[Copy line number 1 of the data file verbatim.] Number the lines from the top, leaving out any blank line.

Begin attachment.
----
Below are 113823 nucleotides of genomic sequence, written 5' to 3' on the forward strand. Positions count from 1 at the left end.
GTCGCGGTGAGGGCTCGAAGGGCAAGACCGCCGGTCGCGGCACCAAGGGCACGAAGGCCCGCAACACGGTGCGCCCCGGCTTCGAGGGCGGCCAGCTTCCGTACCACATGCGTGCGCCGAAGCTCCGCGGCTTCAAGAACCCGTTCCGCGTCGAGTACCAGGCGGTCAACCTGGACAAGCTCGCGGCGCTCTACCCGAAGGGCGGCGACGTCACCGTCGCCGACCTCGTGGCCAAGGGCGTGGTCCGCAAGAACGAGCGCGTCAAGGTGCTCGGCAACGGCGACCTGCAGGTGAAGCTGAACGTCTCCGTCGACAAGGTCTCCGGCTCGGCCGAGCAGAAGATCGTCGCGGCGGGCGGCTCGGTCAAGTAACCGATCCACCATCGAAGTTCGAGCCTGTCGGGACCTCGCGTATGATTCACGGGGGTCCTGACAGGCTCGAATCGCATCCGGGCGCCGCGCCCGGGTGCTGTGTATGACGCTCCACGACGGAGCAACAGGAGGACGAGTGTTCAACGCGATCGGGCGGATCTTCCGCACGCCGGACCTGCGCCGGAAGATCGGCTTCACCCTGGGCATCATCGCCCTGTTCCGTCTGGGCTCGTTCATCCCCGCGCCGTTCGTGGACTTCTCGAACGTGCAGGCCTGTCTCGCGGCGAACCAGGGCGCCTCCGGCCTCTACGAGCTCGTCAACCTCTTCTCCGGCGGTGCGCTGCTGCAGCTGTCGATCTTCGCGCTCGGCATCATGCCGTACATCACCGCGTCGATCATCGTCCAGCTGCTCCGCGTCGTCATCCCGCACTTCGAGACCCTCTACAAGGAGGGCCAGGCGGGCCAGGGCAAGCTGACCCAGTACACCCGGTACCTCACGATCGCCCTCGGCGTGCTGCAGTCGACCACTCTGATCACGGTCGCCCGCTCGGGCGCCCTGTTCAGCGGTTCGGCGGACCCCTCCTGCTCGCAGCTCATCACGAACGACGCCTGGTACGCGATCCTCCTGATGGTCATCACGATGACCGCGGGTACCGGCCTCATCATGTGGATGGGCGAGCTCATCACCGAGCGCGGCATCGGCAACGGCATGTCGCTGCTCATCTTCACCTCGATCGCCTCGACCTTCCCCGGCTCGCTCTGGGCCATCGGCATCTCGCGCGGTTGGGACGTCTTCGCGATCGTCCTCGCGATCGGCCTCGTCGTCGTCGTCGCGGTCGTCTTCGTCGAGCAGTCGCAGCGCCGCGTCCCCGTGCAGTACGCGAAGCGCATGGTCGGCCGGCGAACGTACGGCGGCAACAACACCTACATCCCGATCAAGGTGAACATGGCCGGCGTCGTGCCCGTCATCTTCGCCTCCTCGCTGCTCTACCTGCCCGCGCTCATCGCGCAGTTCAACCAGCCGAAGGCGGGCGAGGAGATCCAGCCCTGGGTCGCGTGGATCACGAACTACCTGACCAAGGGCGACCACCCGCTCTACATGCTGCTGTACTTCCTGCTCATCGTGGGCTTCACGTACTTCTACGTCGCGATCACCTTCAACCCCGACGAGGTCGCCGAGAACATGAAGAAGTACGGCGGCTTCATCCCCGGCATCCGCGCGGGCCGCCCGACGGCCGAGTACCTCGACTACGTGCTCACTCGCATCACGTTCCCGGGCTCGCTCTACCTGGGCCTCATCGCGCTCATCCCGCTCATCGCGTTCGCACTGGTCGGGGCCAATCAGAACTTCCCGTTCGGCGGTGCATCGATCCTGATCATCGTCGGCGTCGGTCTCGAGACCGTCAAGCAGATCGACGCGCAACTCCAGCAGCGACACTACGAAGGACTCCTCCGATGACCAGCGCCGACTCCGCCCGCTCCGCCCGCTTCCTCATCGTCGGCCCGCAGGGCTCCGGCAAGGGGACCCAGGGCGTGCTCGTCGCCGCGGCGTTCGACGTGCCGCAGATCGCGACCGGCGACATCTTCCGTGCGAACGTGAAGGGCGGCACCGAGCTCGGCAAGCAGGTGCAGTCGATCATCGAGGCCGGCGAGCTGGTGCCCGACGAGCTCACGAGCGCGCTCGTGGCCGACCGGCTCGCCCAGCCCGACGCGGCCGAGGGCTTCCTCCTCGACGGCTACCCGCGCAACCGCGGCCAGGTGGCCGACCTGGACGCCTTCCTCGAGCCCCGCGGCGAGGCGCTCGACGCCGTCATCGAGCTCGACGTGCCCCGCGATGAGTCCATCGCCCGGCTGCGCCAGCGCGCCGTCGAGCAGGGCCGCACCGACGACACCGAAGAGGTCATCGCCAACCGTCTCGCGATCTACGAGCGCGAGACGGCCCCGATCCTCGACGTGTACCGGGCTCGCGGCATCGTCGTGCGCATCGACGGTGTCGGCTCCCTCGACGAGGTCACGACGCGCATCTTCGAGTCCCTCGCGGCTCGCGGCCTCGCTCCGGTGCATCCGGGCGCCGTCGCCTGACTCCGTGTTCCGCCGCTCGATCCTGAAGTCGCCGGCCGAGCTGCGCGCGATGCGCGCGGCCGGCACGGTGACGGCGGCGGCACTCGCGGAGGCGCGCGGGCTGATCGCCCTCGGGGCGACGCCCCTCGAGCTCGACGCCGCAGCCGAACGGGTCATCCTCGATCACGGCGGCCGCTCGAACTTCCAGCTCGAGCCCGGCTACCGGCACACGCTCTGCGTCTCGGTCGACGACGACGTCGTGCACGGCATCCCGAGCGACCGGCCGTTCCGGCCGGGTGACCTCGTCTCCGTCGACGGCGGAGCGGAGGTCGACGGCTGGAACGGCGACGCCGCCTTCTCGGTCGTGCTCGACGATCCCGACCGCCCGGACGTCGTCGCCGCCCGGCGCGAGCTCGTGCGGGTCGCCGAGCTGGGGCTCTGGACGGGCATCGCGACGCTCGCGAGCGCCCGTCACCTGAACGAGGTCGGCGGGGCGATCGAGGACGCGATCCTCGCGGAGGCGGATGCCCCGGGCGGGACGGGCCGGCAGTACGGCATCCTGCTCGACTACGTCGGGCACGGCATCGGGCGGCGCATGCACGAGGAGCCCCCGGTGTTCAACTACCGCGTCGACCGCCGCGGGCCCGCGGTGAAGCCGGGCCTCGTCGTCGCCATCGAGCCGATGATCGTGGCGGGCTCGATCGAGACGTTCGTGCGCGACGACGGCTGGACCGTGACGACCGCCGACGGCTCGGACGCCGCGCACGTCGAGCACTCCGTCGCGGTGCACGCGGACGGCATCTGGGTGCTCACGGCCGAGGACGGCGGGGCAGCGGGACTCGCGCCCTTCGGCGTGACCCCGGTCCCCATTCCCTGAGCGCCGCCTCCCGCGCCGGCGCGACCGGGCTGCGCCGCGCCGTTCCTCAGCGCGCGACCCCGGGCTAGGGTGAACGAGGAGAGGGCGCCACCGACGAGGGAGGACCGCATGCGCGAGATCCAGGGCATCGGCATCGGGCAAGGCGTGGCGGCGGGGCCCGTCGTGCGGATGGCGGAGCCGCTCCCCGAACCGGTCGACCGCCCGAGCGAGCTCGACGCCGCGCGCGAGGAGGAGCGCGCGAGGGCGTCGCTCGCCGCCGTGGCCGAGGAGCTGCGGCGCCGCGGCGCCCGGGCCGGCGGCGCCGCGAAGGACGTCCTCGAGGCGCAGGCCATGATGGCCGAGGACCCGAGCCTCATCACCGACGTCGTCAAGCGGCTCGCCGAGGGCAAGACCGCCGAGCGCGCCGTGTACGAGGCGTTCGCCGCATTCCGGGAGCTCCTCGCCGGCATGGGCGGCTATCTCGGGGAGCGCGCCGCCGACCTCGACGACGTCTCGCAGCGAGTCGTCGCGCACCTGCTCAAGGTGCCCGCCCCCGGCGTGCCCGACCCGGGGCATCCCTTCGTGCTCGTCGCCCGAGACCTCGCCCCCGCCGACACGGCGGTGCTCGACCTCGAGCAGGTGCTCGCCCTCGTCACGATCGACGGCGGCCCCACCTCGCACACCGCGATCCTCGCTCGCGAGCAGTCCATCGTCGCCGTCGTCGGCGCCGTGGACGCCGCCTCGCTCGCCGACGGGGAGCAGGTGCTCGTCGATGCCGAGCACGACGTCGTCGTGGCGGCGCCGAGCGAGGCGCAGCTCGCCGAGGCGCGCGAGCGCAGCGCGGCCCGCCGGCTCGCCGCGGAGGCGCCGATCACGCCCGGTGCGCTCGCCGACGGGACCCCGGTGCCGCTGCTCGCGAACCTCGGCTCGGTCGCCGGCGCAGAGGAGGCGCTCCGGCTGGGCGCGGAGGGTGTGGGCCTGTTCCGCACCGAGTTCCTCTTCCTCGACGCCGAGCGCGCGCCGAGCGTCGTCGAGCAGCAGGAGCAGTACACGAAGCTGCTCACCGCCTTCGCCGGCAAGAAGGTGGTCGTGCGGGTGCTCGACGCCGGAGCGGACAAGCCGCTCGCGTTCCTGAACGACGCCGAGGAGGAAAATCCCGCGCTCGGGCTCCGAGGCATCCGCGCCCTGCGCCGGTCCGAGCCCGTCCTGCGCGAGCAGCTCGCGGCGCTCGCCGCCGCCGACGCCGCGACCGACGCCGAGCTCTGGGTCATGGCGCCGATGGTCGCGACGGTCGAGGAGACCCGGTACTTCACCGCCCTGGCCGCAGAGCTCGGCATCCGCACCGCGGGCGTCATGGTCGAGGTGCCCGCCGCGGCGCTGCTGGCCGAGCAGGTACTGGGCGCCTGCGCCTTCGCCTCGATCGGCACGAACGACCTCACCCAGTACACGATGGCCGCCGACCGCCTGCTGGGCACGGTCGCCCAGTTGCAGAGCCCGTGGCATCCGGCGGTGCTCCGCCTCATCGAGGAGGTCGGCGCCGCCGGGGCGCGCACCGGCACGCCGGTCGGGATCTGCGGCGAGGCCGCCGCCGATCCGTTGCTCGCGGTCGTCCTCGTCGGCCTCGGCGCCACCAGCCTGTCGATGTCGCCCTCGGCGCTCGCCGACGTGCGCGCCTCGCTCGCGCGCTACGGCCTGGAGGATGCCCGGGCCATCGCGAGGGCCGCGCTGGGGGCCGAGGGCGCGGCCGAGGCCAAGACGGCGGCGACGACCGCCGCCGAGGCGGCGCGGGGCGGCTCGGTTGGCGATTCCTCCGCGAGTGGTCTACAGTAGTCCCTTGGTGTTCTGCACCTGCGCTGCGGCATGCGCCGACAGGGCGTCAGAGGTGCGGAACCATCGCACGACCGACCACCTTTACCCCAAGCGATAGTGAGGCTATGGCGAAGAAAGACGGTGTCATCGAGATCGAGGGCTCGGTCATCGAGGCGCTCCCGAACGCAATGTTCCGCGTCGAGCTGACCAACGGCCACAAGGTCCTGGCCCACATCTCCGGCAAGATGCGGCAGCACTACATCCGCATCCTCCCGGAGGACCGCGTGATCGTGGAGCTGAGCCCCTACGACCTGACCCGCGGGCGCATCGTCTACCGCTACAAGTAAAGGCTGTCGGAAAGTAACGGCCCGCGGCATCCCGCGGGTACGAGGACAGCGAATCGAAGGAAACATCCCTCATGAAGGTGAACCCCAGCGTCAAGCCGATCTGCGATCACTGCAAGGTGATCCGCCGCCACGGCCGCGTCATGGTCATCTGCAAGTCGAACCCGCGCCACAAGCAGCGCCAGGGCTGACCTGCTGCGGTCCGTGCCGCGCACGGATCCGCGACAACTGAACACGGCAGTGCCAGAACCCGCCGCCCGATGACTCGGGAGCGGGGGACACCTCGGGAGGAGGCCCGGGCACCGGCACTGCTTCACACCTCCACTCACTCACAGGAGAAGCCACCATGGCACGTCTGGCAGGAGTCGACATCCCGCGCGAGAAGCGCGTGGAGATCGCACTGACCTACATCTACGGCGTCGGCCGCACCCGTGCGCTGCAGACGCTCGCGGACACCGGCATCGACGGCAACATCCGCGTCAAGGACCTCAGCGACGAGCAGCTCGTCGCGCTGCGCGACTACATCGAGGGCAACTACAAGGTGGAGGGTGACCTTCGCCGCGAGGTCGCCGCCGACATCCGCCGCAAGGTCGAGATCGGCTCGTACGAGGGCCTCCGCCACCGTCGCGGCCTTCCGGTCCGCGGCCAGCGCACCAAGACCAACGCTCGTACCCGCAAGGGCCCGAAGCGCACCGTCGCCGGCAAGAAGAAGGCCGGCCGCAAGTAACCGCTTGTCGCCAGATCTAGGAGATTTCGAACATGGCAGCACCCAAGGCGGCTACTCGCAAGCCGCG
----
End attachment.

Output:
Below are 113823 nucleotides of genomic sequence, written 5' to 3' on the forward strand. Positions count from 1 at the left end.